Feminist author Roxane Gay and businesswoman Amanda Nguyen spoke about sexual assault at a Visions and Voices event titled “Survivors Rise: Roxane Gay and Amanda Nguyen in Conversation,” Wednesday night at Bovard Auditorium. Following the event, Gay tweeted that she felt unsafe on stage after multiple audience members disrupted the Q&A portion of the conversation with inflammatory comments.
Sponsored by the Asian Pacific American Student Services, the Center for Black Cultural and Student Affairs and the USC Speakers Committee, the event was presented as a part of the Provost’s series on the University’s “wicked problems” to address sexual assault in the current political climate. Tara McPherson, a professor at the School of Cinematic Arts, moderated the conversation.
Both rape survivors, Gay and Nguyen discussed their personal experiences with assault, as well as the conversation surrounding assault Nguyen is the founder and chief executive officer of Rise, a nonprofit focused on civil rights.
The conversation began with Nguyen detailing her experience with sexual assault. She said that in Massachusetts, where the incident occurred, she discovered her rape kit would be destroyed before the statute of limitations expired.
Nguyen said this experience pushed her to work with her nonprofit to create the Survivors’ Bill of Rights, which outlines the right to access information and resources after sexual assault encounters. The Sexual Assault Survivors’ Bill of Rights was signed into law during the Obama administration.
“I told myself, ‘Oh my gosh I have to make a choice, my justice or my career,’” Nguyen said. “That’s not a choice that anyone should ever have to make.”
During her introduction, Gay read an excerpt from her 2017 book “Hunger: A Memoir of (My) Body,” in which she connects the repercussions of her trauma with her disdain for physical exercise. At the event, she touched on her struggles with writing the memoir in the last few years.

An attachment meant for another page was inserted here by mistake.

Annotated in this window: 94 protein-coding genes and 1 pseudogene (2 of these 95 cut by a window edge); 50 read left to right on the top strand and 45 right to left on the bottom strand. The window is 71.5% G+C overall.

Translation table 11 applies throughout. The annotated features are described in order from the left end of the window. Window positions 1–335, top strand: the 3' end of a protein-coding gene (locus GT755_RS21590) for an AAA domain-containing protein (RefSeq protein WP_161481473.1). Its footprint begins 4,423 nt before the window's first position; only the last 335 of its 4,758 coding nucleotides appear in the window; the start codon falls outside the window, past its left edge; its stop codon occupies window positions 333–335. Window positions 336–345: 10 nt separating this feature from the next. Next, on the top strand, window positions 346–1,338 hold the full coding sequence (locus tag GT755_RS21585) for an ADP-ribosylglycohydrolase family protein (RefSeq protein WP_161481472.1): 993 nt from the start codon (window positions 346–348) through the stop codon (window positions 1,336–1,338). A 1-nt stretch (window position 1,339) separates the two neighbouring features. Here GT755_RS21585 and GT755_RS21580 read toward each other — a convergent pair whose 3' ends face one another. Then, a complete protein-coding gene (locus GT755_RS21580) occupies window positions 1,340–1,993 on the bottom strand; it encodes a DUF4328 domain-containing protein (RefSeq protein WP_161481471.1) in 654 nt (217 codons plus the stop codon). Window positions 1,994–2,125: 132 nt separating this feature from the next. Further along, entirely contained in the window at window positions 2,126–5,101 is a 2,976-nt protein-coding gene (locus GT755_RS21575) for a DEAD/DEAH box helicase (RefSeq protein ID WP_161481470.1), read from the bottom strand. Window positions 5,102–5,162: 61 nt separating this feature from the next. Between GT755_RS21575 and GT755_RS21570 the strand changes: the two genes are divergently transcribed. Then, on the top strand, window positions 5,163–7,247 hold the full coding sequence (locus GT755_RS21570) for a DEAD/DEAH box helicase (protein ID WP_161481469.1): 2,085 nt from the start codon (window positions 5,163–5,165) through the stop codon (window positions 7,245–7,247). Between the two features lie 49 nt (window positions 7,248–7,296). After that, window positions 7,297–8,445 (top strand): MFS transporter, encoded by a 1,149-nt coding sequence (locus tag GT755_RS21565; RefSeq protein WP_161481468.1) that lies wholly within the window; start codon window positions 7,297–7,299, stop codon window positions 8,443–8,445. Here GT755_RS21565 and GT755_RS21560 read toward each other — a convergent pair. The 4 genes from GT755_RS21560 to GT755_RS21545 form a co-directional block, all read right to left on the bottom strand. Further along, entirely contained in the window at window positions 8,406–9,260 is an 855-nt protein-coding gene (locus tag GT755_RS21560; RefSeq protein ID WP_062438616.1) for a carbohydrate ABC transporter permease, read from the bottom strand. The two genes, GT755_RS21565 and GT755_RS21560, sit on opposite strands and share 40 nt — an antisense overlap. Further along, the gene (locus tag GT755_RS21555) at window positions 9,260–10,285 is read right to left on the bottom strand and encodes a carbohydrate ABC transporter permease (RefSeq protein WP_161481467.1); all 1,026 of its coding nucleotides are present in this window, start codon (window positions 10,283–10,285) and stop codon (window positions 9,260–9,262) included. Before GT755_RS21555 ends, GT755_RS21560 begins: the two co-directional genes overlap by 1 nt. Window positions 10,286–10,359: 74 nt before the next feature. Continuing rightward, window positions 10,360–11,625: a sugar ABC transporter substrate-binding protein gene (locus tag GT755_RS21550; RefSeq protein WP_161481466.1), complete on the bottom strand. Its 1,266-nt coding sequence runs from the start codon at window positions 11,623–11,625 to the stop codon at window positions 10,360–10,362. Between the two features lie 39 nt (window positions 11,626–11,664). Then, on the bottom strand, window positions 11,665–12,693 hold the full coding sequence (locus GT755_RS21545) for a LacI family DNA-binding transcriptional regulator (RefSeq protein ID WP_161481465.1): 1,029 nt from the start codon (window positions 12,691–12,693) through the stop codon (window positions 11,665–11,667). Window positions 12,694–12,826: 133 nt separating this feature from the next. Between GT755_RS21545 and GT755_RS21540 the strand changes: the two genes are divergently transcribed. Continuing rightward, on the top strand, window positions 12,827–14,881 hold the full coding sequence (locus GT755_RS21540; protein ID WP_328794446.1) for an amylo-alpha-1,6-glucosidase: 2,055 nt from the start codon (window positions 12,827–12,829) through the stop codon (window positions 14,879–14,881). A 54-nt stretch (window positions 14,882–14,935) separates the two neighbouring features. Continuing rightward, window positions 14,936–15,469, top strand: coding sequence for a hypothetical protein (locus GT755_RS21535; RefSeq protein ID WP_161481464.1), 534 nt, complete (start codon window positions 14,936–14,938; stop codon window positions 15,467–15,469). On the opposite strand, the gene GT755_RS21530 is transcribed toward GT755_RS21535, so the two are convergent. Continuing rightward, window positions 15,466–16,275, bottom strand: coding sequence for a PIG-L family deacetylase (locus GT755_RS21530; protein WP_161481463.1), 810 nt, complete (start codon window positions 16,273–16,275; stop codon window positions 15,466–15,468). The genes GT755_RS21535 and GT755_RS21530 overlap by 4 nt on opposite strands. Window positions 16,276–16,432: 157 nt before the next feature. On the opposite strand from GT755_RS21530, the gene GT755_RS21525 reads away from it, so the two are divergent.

“With ‘Hunger’, the thought of having these things out in the world terrified me,” Gay said. “People tend to weaponize it and use it against you.”
At the event, McPherson delved into her experience with the secrecy surrounding assault in the ‘80s, as well as the recent increase in having public, open discourse about sexual assault and rape, especially in light of the #MeToo movement.
“I think we have simply reached a critical mass of suffering,” Gay said. “Women and men suffering from sexual assault have new ways of talking about it.”
Gay and Nguyen noted that social media has served as a key aspect of the recent conversational nature of sexual assault. According to McPherson, victims can use social media to share their experiences among one another, forming connections that weren’t previously possible.
“These spaces have always existed, but with social media, these spaces have more breadth than ever before,” Gay said. “I think right now, what we’re seeing is, in terms of vulnerability, is that many of us who have these kind of stories recognize [social media’s] the only way to really be heard.”
Nguyen also spoke about the injustice she noticed in the democratic nature of the government.
“I think that there is massive gaslighting in this country that people don’t fully understand that they have the power to change the law,” Nguyen said. “This country, as a democracy, should be of the people, by the people, for the people.”
During the Q&A portion of the conversation, a member of RevCom, a revolutionary communist party, drew ties between Nguyen’s passage of the Survivors’ Bill of Rights and the alleged war crimes under the Obama administration. The question ended with the protester saying that putting a female in charge of the current government system would not change any current injustice.
“I also think we need to talk about the misogyny of your question,” Gay said. “I understand the critique, but 45 men led this country to where we are today … to suggest that there is a problem with having a woman as president when men have fucked it up…”
Shortly after the question, another audience member interrupted, saying he was skipped over, prompting shocked responses from the speakers. After the event ended, Gay tweeted, “I don’t like feeling unsafe on stage, but tonight that sure happened.”
“As a member of the audience, I also felt unsafe, so I can only imagine your experience,” Twitter user ‘LaurenLevy’ commented.
Despite the disruption, students said they enjoyed the conversation and the discussion it prompted.
“It was a good moment to just be surrounded by so many people that feel pretty much on the same page about what the guest speakers were talking about,” said Abeer Tijani, a sophomore majoring in global health and Spanish. “It made me hopeful for wanting to incite change and fix things, especially because I have a lot of friends who have gone through things similar to the #MeToo movement.”